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TCP TruDim dimmable CFLs


Travis Evans

Jan 1, 1970
Has anyone heard of these? They look quite interesting.

Spec sheet:

While the manufacturer doesn't appear to indicate whether these are less
prone to lifespan/electrode sputtering problems as other dimmable CFLs,
they do boast a number of performance improvements.

I ordered a couple of the 23-watt 1450-lumen 4100K ones, which I
received today. After performing the manufacturer-recommended 2-hour
"burn-in" at full power (actually, I ran them for about 6-7 hours just
for good measure), these are my first impressions after playing with
them for a bit:

* I'm not sure about the "dimming to 2%" claim. It's not clear what
exactly this "2%" figure refers to, but it doesn't appear to refer to
lumen output (or else the dimmest level should be about 29 lumens).
However, it does dim to a level that appears dimmer than a 40-watt
incandescent at full power, perhaps approaching that of a 25-watt
incandescent (rough guess). This should provide an adequate dimming
range for the majority of applications, I think. At this point, power
consumption is about 5-6 watts per lamp (around 30-35 VA at a PF of
around .33 (PF at full power is around .7)).

* The dimming curve does appear to be excellent. Many dimmable CFLs
don't change very noticably in brightness over the upper portion of the
dimmer control; these do. With a 100-watt incandescent operating on the
same dimmer beside a 23-watt TruDim CFL, the apparent brightness with
dimming appears to roughly match that of the incandescent, as claimed.

* While it's difficult to tell if the warm-up period is noticably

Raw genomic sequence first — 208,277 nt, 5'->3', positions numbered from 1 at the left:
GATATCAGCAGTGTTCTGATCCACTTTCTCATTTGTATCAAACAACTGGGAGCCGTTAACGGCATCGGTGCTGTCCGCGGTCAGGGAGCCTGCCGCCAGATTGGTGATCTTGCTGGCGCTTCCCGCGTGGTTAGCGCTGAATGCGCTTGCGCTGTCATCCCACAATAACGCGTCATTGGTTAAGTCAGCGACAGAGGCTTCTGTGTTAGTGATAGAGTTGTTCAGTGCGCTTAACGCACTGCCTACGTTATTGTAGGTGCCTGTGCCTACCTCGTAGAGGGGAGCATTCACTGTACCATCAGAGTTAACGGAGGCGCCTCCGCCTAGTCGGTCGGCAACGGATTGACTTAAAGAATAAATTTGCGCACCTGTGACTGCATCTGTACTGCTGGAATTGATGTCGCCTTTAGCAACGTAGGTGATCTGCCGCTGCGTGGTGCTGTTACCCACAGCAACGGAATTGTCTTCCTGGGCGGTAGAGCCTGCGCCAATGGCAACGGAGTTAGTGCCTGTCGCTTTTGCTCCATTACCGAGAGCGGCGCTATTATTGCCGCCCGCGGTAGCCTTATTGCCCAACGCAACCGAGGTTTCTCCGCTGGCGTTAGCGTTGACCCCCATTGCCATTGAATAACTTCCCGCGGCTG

shorter than most other CFLs I've used, my wattage meter reveals the
operation of the "accelerated warm-up overdrive" feature, with wattage
consumption up to 30W over the first minute or two of operation before
settling back down to around 23-24W once the lamp has reached operating

* As claimed, I do not notice any 60- or 120-Hz flicker even at the
minimum brightness level as I do with other dimmable CFLs I've used.

* I like how they ramp up or down smoothly in brightness over about half
a second when the dimming control is adjusted quickly. I have some
Utilitech dimmable spirals bought at a local Lowes that tend to flicker
fairly wildly as the control is moved.

* The point at which the dimmer is adjusted too low and the lamps
extinguish and begin cycling is sharply-defined. In contrast, the
Utilitech and Sylvania dimmable CFLs I've used transition smoothly from
dimmed output to flickery end-only glow, making it a lot less
straightforward to determine where the "minimum safe dimming level" is.

I am a little bothered by the repeated cycling when the dimmer is
accidentally turned down too far. It seems like it would be better if
the electronics could detect this and stop trying to start the tube
after a couple of unsuccessful attempts.

So far, these seem like pretty nice CFLs with reasonable prices, as far
as dimmables go. Time will tell how well they do in the longevity area.